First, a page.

blog maverick

Protecting the Moral Hazard- No Gain, Feel the Pain

Morale Hazard. Its another way of saying that Failure should have Pain attached to it. Wall Street is not stupid. While spreadsheets define financial risk, contracts define the personal pain of failure. When the financial rewards disappear or go negative, thats when the contracts get terminated or let expire. At which point any Pain associated with Failure tends to be eliminated. Here are a few steps that need to be taken in order to make sure that Pain remains associated with Failure.

1. Repricing of Options: It wont be long until we see the repricing of options in companies who’s stocks have tanked. Its another way to pump up executive compensation.  In addition to stopping Golden Parachutes, this Bill should prevent repricing of options for execs that participate.

For the rest of the public company universe, all option repricing should be required to be approved by a super majority of shareholders who actually vote .

2.  Closing of Hedge Funds: Everyone is a genius in a bull market. Hedge funds take their 20pct of profits when things are good. When things are underwater, not only do they not get 20pct, they often can’t start charging 20pct on profits until they recapture all losses. Rather than working their asses off to get investors back into the black, its not unusual for funds to close up shop.  Why work hard to get your investors their money back, when you can close the fund, start another hedge fund and start collecting your 20pct ?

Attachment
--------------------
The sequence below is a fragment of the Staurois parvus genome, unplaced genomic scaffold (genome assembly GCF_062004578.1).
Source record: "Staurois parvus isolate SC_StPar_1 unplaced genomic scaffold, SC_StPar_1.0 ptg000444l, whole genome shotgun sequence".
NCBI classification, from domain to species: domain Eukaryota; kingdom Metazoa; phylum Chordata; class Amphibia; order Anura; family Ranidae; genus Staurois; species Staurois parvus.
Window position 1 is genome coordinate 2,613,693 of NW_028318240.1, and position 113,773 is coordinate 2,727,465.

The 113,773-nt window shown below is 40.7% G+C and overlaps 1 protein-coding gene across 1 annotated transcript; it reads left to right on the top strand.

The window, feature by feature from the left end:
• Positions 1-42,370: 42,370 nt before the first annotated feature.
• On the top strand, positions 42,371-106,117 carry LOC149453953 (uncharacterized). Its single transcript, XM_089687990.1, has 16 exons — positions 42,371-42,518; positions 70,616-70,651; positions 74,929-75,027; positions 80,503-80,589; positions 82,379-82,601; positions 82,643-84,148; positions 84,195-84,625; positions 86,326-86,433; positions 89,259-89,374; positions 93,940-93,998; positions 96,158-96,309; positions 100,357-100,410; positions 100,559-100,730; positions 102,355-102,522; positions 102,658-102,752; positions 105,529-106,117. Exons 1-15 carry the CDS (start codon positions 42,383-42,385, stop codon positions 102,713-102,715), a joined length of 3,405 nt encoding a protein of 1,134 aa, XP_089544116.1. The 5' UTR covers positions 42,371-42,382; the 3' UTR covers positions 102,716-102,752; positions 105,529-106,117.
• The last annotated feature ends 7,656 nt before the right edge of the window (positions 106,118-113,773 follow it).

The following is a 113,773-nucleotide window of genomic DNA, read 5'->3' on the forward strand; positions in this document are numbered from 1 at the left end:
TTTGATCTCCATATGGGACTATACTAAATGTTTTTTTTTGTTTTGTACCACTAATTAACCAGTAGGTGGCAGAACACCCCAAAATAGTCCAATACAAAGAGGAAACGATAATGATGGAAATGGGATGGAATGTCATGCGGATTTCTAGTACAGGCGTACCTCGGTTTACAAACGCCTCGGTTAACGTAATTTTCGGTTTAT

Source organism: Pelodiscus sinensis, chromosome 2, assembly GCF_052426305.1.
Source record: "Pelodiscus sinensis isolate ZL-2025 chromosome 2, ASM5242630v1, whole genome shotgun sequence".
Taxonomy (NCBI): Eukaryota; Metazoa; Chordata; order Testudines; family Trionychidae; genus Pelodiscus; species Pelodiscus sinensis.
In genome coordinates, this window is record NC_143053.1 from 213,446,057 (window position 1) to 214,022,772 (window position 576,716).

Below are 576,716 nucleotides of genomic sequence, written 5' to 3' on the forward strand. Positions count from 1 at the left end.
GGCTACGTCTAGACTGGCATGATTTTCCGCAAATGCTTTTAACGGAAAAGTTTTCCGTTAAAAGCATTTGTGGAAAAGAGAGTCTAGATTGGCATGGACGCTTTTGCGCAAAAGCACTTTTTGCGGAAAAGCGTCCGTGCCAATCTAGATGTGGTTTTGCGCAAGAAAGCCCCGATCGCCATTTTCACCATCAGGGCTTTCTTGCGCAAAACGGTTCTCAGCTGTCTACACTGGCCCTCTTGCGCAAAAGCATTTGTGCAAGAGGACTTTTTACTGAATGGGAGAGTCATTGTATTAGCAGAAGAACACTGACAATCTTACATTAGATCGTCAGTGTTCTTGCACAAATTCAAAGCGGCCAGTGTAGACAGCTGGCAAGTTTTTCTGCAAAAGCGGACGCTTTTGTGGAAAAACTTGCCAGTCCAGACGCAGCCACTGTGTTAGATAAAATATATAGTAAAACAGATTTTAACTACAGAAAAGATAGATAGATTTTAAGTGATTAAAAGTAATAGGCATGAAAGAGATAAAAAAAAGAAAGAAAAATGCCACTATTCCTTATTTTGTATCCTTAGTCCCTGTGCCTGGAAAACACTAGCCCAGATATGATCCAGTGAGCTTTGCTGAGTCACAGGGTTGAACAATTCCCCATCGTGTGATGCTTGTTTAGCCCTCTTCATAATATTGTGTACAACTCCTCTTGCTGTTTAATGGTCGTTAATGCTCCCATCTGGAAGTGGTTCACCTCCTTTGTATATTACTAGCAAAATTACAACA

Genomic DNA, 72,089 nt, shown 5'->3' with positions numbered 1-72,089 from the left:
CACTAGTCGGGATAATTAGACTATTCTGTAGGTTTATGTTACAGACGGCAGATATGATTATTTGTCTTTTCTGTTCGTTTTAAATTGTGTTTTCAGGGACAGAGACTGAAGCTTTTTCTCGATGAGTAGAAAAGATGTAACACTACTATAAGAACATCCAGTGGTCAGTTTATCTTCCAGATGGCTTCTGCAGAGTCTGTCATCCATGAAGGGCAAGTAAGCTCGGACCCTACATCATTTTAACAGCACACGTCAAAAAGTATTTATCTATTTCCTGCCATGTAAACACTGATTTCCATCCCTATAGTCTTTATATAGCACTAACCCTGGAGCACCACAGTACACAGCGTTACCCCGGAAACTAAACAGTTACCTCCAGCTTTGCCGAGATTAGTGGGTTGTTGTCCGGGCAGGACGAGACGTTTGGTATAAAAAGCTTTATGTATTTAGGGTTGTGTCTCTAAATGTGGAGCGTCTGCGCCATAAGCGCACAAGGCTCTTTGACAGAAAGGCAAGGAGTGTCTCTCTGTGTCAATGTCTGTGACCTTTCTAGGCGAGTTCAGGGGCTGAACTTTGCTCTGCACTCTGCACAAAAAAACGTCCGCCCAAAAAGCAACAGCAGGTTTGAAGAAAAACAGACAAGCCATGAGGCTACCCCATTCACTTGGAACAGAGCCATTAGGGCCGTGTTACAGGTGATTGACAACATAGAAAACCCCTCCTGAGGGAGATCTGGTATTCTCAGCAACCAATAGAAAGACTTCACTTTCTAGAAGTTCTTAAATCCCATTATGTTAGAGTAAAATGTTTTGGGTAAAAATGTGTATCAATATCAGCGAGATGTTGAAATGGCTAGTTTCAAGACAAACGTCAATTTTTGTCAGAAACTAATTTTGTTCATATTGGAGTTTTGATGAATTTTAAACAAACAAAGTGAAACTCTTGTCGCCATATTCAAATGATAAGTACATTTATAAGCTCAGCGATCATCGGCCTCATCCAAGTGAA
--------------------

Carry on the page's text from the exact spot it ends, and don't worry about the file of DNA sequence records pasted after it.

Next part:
Its particularly enticing after a bear market because the odds of making huge  money in the new fund improve dramatically.

The amazing part is often they will take the same investors they lost money for in the old fund, to the new fund. Why would investors follow a hedge fund manager who lost them money ? In the Hedge Fund world in a down market,  success is defined by outperforming their peers rather than actually making money. The fund manager may have lost you 20pct, but the market lost 24pct, so this is a good manager and you want to follow him/her.  So they take what money they got back in the 1st fund and put it in the new fund.

Hedge Fund Hopping is not necessarily a bad thing, however, it does encourage leverage and greater risk taking. Why wouldn’t a hedge fund manager leverage to the hilt and take bigger risks ? If it works, they make great money. If it doesn’t , you close up shop, move down the hall and do it all over again.

If we want to keep Risk and Reward, and Pain and Failure attached to inhibit future bubbles and melt downs, there should be a connection between closing a fund that has negative returns to its investors and your obligations to those investors when you start or go to manage a new fund.

If you start a new hedge fund after leaving one where the investors are in the hole within 2 years, some percentage of your profits from the new fund should go to investors of the old.

I will close with a question. Would you give 700 Billion dollars to a company whose CEO is going to leave the job in 4 months and you have no idea who the replacement will be ? Neither would I. The Presidential Candidates have to publicly committ to keeping Sec Paulson on the job (with his agreement of course), or publicly announce who will be running the 700 Billion Dollar fund, so we votes and taxpayers can vett him or her prior to their taking the job

I’m just saying..